There are all sorts of resonances around us, in the world, in our culture, and in our technology. A tidal resonance causes the 55 foot tides in the Bay of Fundy. Mechanical and acoustical resonances and their control are at the center of practically every musical instrument that ever existed. Even our voices and speech are based on controlling the resonances in our throat and mouth. Technology is also a heavy user of resonance. All clocks, radios, televisions, and gps navigating systems use electronic resonators at their very core. Doctors use magnetic resonance imaging or MRI to sense the resonances in atomic nuclei to map the insides of their patients. In spite of the great diversity of resonators, they all share many common properties. In this blog, we will delve into their various aspects. It is hoped that this will serve both the students and professionals who would like to understand more about resonators. I hope all will enjoy the animations.

For a list of all topics discussed, scroll down to the very bottom of the blog, or click here.

Origins of Newton's laws of motion

Non-mathematical introduction to relativity

Three types of waves: traveling waves, standing waves and rotating waves new

History of mechanical clocks with animations
Understanding a mechanical clock with animations
includes pendulum, balance wheel, and quartz clocks

Water waves, Fourier analysis

Friday, March 11, 2016

Three types of waves: traveling waves, standing waves, and rotating waves

All postings by author Postings in this section next: Mathematical expressions for one dimensional traveling wave

Three types of waves: traveling waves, standing waves, and rotating waves
Fig. 1. Traveling ocean waves.

Two forms of waves have long been recognized: traveling waves and standing waves. To these we add a third type, rotating waves, which present the clearest insight into rotary motion and angular momentum in waves in cases of circular and cylindrical symmetry.

Traveling waves are those that we normally see in large open spaces where waves are free to propagate, such as water waves on the open ocean. They are characterized by a constant profile that moves along relative to the wave medium as shown in Fig. 1.

Standing waves are characterized by nodes, points where destructive interference reduces the amplitude to zero, and by a constantly changing, oscillating wave shape in between the nodes. One situation that creates standing waves is the reflection of traveling waves off a surface as discussed in an earlier blog.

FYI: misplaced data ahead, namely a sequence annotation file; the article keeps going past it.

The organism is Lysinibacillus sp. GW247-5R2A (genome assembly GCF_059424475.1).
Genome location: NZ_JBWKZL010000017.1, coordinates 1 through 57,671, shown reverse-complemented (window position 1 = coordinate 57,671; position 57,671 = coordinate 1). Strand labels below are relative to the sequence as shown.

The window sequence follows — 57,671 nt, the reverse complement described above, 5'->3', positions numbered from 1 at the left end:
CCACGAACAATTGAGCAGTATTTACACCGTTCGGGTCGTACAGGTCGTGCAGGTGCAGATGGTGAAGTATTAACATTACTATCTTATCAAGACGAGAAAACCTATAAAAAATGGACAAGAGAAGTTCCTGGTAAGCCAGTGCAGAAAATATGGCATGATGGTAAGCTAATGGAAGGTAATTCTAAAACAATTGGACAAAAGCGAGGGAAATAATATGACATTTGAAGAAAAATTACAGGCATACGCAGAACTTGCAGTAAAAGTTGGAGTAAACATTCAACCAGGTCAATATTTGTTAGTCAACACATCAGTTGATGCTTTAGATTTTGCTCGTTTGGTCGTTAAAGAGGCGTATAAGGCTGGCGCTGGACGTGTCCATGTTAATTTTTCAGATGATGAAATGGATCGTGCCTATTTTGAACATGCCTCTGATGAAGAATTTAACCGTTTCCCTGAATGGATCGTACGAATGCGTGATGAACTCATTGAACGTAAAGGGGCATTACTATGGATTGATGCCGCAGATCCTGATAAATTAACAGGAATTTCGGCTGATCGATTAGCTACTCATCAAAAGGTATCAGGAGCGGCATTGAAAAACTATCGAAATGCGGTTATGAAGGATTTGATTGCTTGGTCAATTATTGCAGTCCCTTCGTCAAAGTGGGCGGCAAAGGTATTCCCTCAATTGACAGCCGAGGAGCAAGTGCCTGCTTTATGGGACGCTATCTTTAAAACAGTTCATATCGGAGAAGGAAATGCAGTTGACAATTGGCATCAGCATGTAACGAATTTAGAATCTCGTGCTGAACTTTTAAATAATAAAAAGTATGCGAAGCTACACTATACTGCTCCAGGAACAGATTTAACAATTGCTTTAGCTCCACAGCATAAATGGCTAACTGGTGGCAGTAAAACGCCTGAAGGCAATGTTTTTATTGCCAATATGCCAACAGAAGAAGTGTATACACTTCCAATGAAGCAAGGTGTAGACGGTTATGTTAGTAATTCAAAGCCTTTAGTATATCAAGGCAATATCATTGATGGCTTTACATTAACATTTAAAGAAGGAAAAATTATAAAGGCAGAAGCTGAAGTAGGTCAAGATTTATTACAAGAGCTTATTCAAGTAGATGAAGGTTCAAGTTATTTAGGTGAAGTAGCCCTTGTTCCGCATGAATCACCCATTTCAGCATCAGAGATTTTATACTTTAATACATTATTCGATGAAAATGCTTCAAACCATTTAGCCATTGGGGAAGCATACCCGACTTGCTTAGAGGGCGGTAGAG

Fig. 2. Standing waves on a string.

In this discussion we limit ourselves to a second situation that creates standing waves. This involves reflecting surfaces which restrict waves to a limited space, such as the inside of an organ pipe or on a violin string. These are confined waves, bouncing around inside the limited space. Such standing waves inside a closed space are a form of resonance and are limited to certain wavelengths and frequencies. We call these resonant standing waves. The allowed frequencies are the resonant frequencies of the system. The limitation to select frequencies makes them useful in musical instruments and allows musicians to select to play particular musical notes. An example of standing waves is shown in Fig. 2.

Fig. 3. Computer simulation of a rotating wave in a cylindrical container of water. The coloring indicates the height of the water surface at various points.

In closed resonators of circular symmetry we see a third category of waves, called rotating waves. These waves have some properties of traveling waves and some properties of standing waves. Rotating waves have a constant profile like traveling waves, but are restricted to discrete wavelengths and frequencies like resonant standing waves. Rotating waves offer the clearest insight into waves inside a cylindrical resonator. Rotating waves see application in the quantum mechanical description of atoms. In Fig. 3, we show an example of a rotating wave.

Table 1 lists properties of traveling, resonant standing waves and rotating waves.

Table 1. Properties of the three wave types
Traveling waves Resonant standing waves Rotating waves
  • moving constant shape
  • all frequencies allowed
  • in some media wave has linear momentum
  • occurs in open spaces
  • time and position together as the argument of a single sinusoid, e.g. cos(−ωt±κx)
  • shape oscillates with time
  • only certain frequencies allowed
  • wave has no momentum
  • occurs around reflecting surfaces in closed spaces
  • time and position as arguments in separate sinusoids, e.g. (cos ωt)×(cos κx)
  • moving constant shape
  • only certain frequencies allowed
  • in some media wave has angular momentum
  • occurs in closed spaces of circular and cylindrical symmetry
  • time and angular position together as the argument of a single sinusoid, e.g. cos(−ωt±)

Wave topics covered in this and subsequent postings

Three types of waves (above).

One dimension:
Mathematical expressions for one dimensional traveling waves (next posting)
Standing waves in one dimension
Waves in a ring resonator - standing and rotating waves
Two dimensions:
Traveling and standing waves in two and three dimensions - Cartesian coordinates
Standing waves and rotating waves in two dimensional circular resonators
Three dimensions:
Standing waves and rotating waves in three dimensional cylindrical resonators
Spherical harmonics
The Lagrangian approach to simple waves - several common waves that lack momentum
Why only J’s in a standard Bessel expansion?
Games with arrays of emitters
Octave programs used in emitter games

All postings by author Postings in this section next: Mathematical expressions for one dimensional traveling wave